Desirably, the content in the markup language is provided in a markup language container, which identifies the content. For example, in the context of XML, an example container is,

<?xml version=“1.0”?>

<contacts>

XML properties go here.

</contacts>

In one embodiment of the invention, several different contents can be provided in the same XML container. For example, where the content relates to information for contacts, there may be content relating to a number of different contacts in the same container. This can be for such purposes as archiving, uploading, etc.; the invention is not so limited.

Finally, in 204, the content, as has been mapped to the second predetermined format consistent with the markup language, is output. The invention is not limited to the manner by which output is accomplished. For example, in one embodiment, output can be to a further program or software component. As another example, output can be displayed on a displayed device, or printed to a printer, etc. As a third example, the output can be stored on a storage device or memory, transmitted to a communications device, etc.

One-to-Many and Many-to-One Content Mapping

The example of the previous section of the detailed description is a one-to-one mapping. That is, a single field of the first predetermined format is mapped to a single name of the second predetermined format, such that the content in the former field is mapped on a one-to-one basis to the content in the latter field. However, the invention is not so limited. As described in this section, one-to-many and many-to-one content mappings are also provided by embodiments of the invention.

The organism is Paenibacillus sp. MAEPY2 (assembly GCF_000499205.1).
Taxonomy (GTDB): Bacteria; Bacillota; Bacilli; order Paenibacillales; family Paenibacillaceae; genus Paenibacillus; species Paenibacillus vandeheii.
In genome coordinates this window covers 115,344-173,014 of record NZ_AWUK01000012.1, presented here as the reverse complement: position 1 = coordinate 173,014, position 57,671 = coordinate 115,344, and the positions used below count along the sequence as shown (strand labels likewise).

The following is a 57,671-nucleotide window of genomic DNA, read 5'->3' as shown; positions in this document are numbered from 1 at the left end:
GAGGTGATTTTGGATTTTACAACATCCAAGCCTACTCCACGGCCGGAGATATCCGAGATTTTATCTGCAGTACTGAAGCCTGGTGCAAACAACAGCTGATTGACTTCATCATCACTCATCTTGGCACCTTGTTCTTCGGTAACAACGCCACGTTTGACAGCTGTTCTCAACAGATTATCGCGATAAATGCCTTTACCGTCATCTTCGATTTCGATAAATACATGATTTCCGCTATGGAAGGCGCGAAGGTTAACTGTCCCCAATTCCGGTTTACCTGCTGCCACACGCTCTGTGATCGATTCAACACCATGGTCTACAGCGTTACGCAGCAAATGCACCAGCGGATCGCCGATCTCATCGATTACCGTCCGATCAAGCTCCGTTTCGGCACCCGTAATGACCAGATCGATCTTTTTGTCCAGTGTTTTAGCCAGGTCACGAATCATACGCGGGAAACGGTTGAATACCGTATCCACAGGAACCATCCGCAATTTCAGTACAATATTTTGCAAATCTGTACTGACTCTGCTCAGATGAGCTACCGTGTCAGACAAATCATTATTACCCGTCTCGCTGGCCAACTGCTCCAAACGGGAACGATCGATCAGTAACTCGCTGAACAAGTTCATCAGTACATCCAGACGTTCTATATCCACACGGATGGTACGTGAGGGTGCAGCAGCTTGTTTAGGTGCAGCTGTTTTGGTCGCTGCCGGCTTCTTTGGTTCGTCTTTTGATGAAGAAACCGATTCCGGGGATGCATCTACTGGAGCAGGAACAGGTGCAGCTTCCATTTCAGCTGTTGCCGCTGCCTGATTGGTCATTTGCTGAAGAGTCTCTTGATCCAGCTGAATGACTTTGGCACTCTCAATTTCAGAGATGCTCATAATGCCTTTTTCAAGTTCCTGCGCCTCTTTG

As a first example, one-to-many content mappings are described. For example, in MAPI, a PR_X5DO_INFO field may have values defined therefor as {0=Company, 1=Seattle}. The content for this field is thus a singular {0=Company, 1=Seattle}. This can be mapped to XML format as the plural,

urn:schemas:contacts:0=“Company”

urn:schemas:contacts:1=“Seattle”

such that the resultant mapping is one to many.

As a second example, many-to-one content mappings are described. For example, in MAPI, a first field PR_FIRSTNAME having the content “Sally” and a second field PR_LASTNAME having the content “Jones” may be defined. Because there are two fields, the content over these two fields is plural. This can be mapped to XML format as a singular mapping, urn:schemas:contacts:fileas “Jones, Sally”, such that the resultant mapping is many to one.